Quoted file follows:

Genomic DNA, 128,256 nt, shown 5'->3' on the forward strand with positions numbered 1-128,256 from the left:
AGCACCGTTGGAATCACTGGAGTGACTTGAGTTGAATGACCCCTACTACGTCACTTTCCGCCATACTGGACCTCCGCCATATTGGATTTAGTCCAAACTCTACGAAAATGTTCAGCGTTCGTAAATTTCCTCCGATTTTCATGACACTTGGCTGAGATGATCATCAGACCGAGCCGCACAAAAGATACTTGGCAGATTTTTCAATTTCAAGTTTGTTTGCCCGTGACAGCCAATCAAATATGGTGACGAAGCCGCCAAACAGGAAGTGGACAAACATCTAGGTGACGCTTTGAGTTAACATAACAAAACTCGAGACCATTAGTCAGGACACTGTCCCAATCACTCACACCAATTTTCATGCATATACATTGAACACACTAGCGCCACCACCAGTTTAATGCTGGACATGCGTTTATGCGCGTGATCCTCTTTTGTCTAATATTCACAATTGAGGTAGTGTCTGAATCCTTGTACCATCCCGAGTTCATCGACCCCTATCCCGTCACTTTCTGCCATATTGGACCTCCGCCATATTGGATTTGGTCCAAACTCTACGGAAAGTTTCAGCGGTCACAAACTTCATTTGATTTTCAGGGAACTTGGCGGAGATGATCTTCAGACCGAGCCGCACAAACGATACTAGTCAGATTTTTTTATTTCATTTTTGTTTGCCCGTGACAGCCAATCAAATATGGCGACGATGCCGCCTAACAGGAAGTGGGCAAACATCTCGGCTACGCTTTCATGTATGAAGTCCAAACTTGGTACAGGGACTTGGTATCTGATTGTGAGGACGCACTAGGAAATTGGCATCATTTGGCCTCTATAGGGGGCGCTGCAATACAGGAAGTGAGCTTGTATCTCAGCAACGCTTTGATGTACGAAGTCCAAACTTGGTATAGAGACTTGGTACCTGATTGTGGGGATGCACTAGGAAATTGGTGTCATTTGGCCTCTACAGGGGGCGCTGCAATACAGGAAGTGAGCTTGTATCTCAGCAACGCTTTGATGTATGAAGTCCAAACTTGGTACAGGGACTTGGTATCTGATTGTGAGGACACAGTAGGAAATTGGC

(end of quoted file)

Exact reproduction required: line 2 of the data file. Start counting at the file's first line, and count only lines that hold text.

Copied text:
AGCACCGTTGGAATCACTGGAGTGACTTGAGTTGAATGACCCCTACTACGTCACTTTCCGCCATACTGGACCTCCGCCATATTGGATTTAGTCCAAACTCTACGAAAATGTTCAGCGTTCGTAAATTTCCTCCGATTTTCATGACACTTGGCTGAGATGATCATCAGACCGAGCCGCACAAAAGATACTTGGCAGATTTTTCAATTTCAAGTTTGTTTGCCCGTGACAGCCAATCAAATATGGTGACGAAGCCGCCAAACAGGAAGTGGACAAACATCTAGGTGACGCTTTGAGTTAACATAACAAAACTCGAGACCATTAGTCAGGACACTGTCCCAATCACTCACACCAATTTTCATGCATATACATTGAACACACTAGCGCCACCACCAGTTTAATGCTGGACATGCGTTTATGCGCGTGATCCTCTTTTGTCTAATATTCACAATTGAGGTAGTGTCTGAATCCTTGTACCATCCCGAGTTCATCGACCCCTATCCCGTCACTTTCTGCCATATTGGACCTCCGCCATATTGGATTTGGTCCAAACTCTACGGAAAGTTTCAGCGGTCACAAACTTCATTTGATTTTCAGGGAACTTGGCGGAGATGATCTTCAGACCGAGCCGCACAAACGATACTAGTCAGATTTTTTTATTTCATTTTTGTTTGCCCGTGACAGCCAATCAAATATGGCGACGATGCCGCCTAACAGGAAGTGGGCAAACATCTCGGCTACGCTTTCATGTATGAAGTCCAAACTTGGTACAGGGACTTGGTATCTGATTGTGAGGACGCACTAGGAAATTGGCATCATTTGGCCTCTATAGGGGGCGCTGCAATACAGGAAGTGAGCTTGTATCTCAGCAACGCTTTGATGTACGAAGTCCAAACTTGGTATAGAGACTTGGTACCTGATTGTGGGGATGCACTAGGAAATTGGTGTCATTTGGCCTCTACAGGGGGCGCTGCAATACAGGAAGTGAGCTTGTATCTCAGCAACGCTTTGATGTATGAAGTCCAAACTTGGTACAGGGACTTGGTATCTGATTGTGAGGACACAGTAGGAAATTGGC